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Cowardice and Exoneration in Kunduz

“The people are being reduced to blood and dust. They are in pieces.”

The doctor who uttered these words still thought the hospital itself was a safe zone. He was with Doctors Without Borders, working in Kunduz, Afghanistan, where the Taliban and government forces were engaged in hellish fighting and civilians, as always, were caught in the middle. The wounded, including children, had been flowing in all week, and the staff were unrelieved in their duties, working an unending shift.

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Opening the Closed Political Culture

The headline, from the Los Angeles Times, hit me like a sucker punch: “Voters’ ‘Bernie or Bust’ efforts persist despite Sanders’ vow not to be another Ralph Nader.”

Actually, it was worse than that. When my brain cleared, I realized I was, once again, caught in a media straitjacket.

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The New Enlightenment

What remains endlessly hinted at about the 2016 presidential race, but not fully articulated, is that something enormous — bigger than politics, bigger than America itself, perhaps — is trembling and kicking just below the surface, struggling to emerge.

I have a name to suggest for this hypothetical phenomenon: the New Enlightenment. Nothing less than that seems adequate.

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Creating Resilient Communities

“Conflict happens in isolation.”

Wow, that’s it. A sense of awareness ignited as I listened to Kristin Famula, president of the National Peace Academy, make this seldom-acknowledged observation. When we feel wronged, violated, disrespected, suddenly we’re alone with our careening emotions.

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Democracy Free-for-All

Here in America, we celebrate democracy by staying in touch with the lack of it. What better way to honor our ancestors’ struggles to win the right to vote — and have that vote counted — than to have to struggle ourselves for the same thing?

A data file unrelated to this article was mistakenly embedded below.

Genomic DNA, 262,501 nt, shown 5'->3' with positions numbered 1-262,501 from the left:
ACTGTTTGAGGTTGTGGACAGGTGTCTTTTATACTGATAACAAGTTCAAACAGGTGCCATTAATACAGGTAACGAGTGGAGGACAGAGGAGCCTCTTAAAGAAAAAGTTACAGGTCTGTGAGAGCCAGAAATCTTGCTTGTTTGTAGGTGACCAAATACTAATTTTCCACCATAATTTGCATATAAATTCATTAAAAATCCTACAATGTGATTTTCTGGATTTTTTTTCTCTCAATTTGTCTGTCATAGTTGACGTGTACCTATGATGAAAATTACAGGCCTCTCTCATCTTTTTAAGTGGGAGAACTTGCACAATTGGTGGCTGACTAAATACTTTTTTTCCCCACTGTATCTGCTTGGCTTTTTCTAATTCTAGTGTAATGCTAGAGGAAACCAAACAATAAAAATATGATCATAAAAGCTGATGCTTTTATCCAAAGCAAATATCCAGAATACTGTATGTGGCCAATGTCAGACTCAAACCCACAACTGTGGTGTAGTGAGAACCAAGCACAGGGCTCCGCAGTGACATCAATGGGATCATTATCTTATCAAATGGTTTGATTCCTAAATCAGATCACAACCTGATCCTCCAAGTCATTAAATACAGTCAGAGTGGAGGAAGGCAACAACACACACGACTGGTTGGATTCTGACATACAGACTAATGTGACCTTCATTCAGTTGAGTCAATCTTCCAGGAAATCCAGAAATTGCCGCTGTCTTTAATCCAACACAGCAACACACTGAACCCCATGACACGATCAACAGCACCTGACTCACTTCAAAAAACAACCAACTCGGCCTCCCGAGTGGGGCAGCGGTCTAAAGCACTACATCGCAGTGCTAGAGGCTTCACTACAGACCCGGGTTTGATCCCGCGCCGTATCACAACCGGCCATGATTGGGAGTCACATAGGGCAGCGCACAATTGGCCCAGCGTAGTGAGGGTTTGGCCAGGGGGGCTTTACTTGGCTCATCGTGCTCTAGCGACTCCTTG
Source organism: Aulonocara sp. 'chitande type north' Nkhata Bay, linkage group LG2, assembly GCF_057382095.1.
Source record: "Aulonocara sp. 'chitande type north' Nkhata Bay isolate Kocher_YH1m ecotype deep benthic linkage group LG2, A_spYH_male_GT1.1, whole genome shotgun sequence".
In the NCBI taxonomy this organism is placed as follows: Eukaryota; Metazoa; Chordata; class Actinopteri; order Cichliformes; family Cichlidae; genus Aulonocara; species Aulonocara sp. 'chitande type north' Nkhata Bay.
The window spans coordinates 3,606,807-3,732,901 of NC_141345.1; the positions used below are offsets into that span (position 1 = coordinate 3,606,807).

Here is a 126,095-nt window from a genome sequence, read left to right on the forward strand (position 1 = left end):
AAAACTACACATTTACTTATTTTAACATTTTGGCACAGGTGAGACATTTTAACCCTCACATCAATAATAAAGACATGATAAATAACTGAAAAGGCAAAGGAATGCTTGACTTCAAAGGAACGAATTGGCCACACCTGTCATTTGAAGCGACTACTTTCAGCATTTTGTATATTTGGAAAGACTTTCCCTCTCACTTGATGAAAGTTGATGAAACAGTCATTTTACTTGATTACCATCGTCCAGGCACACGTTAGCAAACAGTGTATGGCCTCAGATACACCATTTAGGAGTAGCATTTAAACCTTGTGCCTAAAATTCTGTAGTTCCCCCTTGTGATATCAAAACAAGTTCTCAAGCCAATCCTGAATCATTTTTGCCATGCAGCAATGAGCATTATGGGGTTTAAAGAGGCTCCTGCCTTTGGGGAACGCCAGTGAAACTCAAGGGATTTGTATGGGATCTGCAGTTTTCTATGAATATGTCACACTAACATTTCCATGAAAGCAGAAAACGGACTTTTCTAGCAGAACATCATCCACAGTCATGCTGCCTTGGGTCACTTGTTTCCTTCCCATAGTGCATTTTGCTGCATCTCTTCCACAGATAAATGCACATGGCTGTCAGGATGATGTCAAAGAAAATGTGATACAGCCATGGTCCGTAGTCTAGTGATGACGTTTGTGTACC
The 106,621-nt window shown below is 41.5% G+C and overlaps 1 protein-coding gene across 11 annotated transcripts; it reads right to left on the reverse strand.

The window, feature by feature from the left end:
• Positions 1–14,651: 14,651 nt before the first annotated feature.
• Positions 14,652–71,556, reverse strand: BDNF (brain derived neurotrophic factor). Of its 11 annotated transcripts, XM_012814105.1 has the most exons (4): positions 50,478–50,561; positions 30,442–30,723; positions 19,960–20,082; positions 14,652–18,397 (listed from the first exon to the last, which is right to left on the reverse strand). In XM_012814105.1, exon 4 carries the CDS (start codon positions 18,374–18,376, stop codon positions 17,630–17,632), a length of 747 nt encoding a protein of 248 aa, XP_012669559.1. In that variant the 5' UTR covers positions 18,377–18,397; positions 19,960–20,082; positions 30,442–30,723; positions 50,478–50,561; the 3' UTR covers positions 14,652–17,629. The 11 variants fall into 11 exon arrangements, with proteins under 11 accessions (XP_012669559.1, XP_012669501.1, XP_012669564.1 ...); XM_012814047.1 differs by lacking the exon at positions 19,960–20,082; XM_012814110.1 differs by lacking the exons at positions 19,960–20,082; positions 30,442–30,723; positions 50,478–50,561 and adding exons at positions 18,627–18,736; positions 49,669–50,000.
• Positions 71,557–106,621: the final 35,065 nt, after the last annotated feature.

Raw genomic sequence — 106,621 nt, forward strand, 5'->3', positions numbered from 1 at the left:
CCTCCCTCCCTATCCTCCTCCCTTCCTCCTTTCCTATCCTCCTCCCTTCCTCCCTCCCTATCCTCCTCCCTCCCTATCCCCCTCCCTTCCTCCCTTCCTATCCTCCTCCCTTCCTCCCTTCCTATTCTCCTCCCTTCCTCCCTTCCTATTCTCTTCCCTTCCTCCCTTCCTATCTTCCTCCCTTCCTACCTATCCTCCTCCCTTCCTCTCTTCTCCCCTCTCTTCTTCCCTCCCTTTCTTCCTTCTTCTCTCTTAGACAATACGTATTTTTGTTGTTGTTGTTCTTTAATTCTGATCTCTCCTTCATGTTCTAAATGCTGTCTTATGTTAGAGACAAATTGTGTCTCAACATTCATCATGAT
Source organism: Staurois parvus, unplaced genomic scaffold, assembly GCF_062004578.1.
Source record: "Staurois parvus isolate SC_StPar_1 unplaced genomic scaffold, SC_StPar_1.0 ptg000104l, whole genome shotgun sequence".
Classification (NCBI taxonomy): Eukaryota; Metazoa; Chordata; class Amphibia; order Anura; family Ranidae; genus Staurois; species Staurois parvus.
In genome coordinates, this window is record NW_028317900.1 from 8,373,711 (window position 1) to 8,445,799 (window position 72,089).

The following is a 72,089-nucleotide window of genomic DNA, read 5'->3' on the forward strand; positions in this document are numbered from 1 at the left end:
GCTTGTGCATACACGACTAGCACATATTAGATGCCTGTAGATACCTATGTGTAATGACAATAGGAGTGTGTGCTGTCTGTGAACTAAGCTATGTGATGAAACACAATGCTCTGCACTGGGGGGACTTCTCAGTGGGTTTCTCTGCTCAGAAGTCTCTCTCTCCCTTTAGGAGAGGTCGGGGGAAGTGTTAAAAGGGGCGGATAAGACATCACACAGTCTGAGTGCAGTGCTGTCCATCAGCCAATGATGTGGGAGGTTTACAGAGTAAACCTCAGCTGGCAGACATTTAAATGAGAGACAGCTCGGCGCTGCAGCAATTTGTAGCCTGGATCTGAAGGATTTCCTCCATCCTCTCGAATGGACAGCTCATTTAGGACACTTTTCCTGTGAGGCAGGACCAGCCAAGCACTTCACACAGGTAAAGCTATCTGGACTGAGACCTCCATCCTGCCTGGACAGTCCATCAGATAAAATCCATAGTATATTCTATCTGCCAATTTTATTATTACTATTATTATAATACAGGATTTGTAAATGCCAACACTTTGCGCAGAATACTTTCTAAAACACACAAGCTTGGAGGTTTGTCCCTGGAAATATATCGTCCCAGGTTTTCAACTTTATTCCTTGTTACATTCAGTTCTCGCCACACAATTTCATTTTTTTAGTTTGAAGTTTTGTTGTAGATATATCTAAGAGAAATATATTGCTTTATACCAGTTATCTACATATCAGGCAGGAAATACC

Considering that, as I wrote four years ago, “democracy is nothing if not a perpetual nuisance to the powerful,” and that apathy is the national curse, I remain amazed that we’re having a presidential race this year that cuts so deeply — to core human values — and is worth enduring a sort of bureaucratic totalitarianism to participate in.

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Playing with Guns

You shouldn’t play with guns, unless you do it the way “Jim” apparently did.

His gun play — a (seemingly) satirical petition at change.org — has enveloped the looming Republican National Convention in Cleveland this summer in awkward surrealism and forced the three Republican presidential candidates to duck for cover from their own words.

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Recovering from Militarism

The pols cry glory and revenge. They cry security. They cry greatness.

Then they stick in the needle, or the missile or the rifle shell, or the nuclear bomb. Or at least they imagine doing so. This will fix the world. And they approve more funding for war.

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This Is What Democracy Looks Like

By Robert C. Koehler The snaking line was more than a mile long. Thousands of us had been waiting for hours in the bitter cold to get into Chicago’s Auditorium Theatre to hear Bernie Sanders speak. It was Monday night. The Illinois and four other state primaries were the next day and, as has been […]

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Politics and the Golden Rule

“What I’m not trying to do is just pass legislation. I’m trying to change the face of American politics.”

Pull these words out of the context of “the news” and let them pulse like the heartbeat of the future.

The words are those of Bernie Sanders, of course — engaged last week in a confrontational interview with Chris Matthews. Free college tuition? Matthews loosed his skepticism on the presidential candidate, who pushed back:

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War, Peace and Bernie Sanders

It’s the day after the big vote and I’m doing my best to dig Tulsi Gabbard’s endorsement of Bernie Sanders out from beneath the pile of Super Tuesday numbers and media declarations of winners and losers.

As a Boston Globe headline put it: “Clinton and Trump are now the presumptive nominees. Get used to it.”

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Finding Peace at the Heart of Grief

A young, much-beloved woman was gang-raped three years ago on a bus in Delhi and a culture exploded.